• Stay in areas you are familiar with, so that you don’t accidentally get lost.
  • Do not forage on private property unless you first get permission from the known landowner.
  • Do not forage in national forests or public parks unless you are sure it’s permissible to do so. Some foraging is banned in areas such as these.

Thursday, October 26, 2017

Ten Plants People Should Not Grow Or Plant

By Karen Roguski


Many varieties of plants can be a huge nuisance to yards, gardens, homesteads, and even forests. This is because they are known as space invaders; unlike the classic video game, these stemmy products are often very hard to kill. Protect the survival of your land by avoiding the following examples of space invaders.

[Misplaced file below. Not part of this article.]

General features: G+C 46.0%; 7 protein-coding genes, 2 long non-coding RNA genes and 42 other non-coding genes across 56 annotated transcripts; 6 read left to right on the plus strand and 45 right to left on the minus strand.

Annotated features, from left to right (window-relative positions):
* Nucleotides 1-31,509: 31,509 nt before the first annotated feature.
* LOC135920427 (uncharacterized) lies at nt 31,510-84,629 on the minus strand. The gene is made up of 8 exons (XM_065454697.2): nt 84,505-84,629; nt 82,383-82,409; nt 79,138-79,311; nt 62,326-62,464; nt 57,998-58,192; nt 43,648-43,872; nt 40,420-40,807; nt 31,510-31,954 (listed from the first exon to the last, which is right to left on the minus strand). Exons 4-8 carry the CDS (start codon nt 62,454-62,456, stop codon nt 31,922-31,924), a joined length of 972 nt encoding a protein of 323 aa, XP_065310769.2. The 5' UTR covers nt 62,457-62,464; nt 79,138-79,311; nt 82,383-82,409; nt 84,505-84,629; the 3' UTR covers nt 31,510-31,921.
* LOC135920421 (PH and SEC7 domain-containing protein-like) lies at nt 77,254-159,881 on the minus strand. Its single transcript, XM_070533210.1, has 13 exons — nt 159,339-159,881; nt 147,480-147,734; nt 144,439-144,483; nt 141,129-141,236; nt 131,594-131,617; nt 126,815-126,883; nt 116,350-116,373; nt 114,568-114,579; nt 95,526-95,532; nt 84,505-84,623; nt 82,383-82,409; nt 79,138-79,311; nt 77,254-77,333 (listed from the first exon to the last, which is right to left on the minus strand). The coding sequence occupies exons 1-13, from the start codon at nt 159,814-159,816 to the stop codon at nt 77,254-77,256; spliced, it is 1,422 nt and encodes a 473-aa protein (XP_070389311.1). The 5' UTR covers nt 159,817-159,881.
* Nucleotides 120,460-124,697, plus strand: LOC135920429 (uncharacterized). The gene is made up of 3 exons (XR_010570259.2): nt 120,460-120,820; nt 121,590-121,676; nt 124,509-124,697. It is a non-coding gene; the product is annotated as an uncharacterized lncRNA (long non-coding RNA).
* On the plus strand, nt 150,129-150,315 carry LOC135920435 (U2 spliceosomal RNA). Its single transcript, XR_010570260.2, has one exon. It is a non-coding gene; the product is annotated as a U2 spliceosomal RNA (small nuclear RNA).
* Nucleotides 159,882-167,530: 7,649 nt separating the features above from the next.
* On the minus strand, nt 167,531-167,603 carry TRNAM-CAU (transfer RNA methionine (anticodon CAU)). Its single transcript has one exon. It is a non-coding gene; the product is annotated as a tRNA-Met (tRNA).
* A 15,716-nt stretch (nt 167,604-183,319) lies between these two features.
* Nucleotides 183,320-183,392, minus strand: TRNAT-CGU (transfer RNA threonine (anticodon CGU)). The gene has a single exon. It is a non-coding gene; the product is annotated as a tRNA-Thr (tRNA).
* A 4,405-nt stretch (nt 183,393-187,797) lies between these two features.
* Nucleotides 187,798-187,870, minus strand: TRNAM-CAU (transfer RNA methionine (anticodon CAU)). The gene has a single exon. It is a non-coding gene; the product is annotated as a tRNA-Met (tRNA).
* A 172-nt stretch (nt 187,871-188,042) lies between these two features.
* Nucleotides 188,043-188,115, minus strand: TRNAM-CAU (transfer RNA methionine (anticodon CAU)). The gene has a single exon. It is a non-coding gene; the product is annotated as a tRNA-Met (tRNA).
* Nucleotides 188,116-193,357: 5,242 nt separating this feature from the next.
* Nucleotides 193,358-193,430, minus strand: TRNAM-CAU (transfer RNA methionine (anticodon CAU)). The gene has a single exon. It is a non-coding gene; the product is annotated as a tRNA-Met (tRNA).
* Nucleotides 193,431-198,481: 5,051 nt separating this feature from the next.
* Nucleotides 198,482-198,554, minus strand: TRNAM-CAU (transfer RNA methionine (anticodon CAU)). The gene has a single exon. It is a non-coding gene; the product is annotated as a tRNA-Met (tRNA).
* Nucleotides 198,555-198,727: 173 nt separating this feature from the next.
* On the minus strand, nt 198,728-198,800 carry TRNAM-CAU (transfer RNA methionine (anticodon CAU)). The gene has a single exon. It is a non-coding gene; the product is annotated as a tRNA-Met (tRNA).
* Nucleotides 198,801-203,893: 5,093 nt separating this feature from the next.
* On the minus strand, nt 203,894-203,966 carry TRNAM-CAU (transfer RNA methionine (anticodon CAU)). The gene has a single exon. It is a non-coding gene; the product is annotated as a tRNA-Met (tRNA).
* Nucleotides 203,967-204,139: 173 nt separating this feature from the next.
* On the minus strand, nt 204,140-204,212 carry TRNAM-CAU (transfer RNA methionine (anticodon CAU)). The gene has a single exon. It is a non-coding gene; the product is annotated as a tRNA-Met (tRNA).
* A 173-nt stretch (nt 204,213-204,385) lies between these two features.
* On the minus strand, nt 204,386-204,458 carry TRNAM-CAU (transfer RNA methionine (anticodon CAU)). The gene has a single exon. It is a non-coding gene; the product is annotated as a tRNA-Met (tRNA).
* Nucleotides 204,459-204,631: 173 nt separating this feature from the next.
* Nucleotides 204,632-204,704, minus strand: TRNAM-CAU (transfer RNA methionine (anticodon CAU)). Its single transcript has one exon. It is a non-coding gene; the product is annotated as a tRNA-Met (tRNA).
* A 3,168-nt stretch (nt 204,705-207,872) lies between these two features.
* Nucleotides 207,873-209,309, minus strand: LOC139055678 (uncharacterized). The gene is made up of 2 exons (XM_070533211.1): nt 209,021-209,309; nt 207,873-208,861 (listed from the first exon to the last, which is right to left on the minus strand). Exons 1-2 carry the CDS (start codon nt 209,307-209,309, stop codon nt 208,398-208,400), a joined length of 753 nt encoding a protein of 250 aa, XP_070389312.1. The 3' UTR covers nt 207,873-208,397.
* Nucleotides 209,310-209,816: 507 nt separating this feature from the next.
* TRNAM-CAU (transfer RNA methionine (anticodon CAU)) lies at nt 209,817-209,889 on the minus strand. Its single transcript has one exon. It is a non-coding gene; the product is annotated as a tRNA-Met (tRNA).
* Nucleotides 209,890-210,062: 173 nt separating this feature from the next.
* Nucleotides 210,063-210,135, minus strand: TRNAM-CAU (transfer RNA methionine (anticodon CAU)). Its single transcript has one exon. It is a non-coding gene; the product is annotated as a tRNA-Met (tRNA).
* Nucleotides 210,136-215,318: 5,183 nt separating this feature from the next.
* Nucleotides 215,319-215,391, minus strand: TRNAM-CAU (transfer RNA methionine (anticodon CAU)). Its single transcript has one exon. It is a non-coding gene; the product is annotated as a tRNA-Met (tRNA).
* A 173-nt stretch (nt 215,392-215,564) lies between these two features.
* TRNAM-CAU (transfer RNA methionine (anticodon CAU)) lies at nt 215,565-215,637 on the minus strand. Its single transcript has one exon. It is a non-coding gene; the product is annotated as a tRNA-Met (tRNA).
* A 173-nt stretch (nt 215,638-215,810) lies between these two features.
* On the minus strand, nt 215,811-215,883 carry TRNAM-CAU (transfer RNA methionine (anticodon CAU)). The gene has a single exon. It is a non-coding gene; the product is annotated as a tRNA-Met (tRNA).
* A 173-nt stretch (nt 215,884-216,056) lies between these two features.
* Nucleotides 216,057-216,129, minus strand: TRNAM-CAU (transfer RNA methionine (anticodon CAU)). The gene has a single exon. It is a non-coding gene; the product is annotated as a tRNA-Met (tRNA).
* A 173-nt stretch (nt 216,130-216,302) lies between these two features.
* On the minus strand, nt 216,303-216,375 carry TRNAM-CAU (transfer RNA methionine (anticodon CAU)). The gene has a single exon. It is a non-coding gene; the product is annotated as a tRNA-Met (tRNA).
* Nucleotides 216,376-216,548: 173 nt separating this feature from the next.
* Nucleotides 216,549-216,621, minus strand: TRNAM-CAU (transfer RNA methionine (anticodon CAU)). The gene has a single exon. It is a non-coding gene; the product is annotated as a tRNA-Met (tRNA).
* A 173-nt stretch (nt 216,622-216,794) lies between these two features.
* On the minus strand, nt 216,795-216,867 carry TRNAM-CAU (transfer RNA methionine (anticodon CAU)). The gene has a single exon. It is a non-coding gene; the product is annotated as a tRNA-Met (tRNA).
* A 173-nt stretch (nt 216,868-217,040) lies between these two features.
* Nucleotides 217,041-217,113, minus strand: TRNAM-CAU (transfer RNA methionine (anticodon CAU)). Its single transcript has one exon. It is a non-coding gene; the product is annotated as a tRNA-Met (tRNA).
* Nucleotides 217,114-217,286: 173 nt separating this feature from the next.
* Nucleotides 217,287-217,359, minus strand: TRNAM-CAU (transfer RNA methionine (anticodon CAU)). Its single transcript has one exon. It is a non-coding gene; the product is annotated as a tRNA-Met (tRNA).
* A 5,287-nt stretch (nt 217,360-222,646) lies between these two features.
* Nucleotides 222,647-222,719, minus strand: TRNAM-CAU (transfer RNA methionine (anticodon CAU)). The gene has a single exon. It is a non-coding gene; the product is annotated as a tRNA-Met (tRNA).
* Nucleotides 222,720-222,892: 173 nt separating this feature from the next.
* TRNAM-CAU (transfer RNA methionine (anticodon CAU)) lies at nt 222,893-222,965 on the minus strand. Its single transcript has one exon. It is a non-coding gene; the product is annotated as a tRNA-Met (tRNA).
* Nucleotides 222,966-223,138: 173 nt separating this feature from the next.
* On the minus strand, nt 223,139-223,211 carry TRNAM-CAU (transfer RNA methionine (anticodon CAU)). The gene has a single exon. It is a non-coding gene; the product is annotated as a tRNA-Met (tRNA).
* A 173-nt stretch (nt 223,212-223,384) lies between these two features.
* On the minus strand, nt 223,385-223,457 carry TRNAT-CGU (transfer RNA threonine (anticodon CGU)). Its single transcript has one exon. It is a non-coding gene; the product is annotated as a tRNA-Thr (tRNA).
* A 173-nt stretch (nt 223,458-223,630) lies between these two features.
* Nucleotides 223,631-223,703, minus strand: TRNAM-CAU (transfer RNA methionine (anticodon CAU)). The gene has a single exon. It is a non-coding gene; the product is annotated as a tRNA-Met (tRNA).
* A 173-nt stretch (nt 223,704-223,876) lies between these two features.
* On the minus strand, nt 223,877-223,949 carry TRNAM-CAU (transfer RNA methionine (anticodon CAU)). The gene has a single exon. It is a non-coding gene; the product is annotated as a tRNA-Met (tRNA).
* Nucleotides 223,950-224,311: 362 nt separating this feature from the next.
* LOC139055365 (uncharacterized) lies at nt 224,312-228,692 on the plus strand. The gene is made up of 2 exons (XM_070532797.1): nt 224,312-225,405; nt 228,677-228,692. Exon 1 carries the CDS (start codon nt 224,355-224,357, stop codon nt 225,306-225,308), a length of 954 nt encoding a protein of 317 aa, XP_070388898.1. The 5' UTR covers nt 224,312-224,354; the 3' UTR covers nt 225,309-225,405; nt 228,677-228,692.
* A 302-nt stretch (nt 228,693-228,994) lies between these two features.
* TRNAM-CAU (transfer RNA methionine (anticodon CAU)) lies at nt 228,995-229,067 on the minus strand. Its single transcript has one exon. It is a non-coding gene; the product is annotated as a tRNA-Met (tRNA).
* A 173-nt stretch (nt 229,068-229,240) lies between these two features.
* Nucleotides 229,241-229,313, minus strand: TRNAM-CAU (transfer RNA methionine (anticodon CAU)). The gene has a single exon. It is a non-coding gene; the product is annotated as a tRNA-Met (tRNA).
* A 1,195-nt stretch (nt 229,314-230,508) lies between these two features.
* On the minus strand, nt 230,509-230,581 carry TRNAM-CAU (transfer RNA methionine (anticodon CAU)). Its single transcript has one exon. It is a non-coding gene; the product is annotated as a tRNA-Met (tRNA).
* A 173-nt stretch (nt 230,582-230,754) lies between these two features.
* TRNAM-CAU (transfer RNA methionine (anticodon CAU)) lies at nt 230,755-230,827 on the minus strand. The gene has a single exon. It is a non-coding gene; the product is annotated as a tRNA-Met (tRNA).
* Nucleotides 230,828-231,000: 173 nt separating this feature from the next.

Vicia Hirsuta also known as Tiny Vetch



Photo courtesy of Wikimedia


Verbesina Encelioides also known as Golden Crownbeard



Photo courtesy of Wikipedia


Stachys Floridana also known as Florida Betony



Photo courtesy of Wikimedia


Hedera Helix also known as English Ivy


Photo courtesy of Wikipedia


Barbadensis Mill also known as Aloe Vera



Photo courtesy of Ebay

Amorpha Fruticosa also known as Indigobush



Photo courtesy of Wikipedia


Elaeagnus Angustifolia also known as Russian Olive



Photo courtesy of Wikipedia

Arceuthobium Cyanocarpa also known as Limber Pine Dwarf Mistletoe



Photo courtesy of Wikipedia


Acacia spp. P. Mill also known as Acacia



Photo courtesy of Wikipedia


Achillea Millefolium L. also known as Common Yarrow



Photo courtesy of Wikipedia

Here one can find a more complete listing of those stemmy pests that dominate in the United States. We here at Family Survival Farm hopes that knowing in advance the ill effects found with the above plants can assist your land area in a positive manner to help one thrive.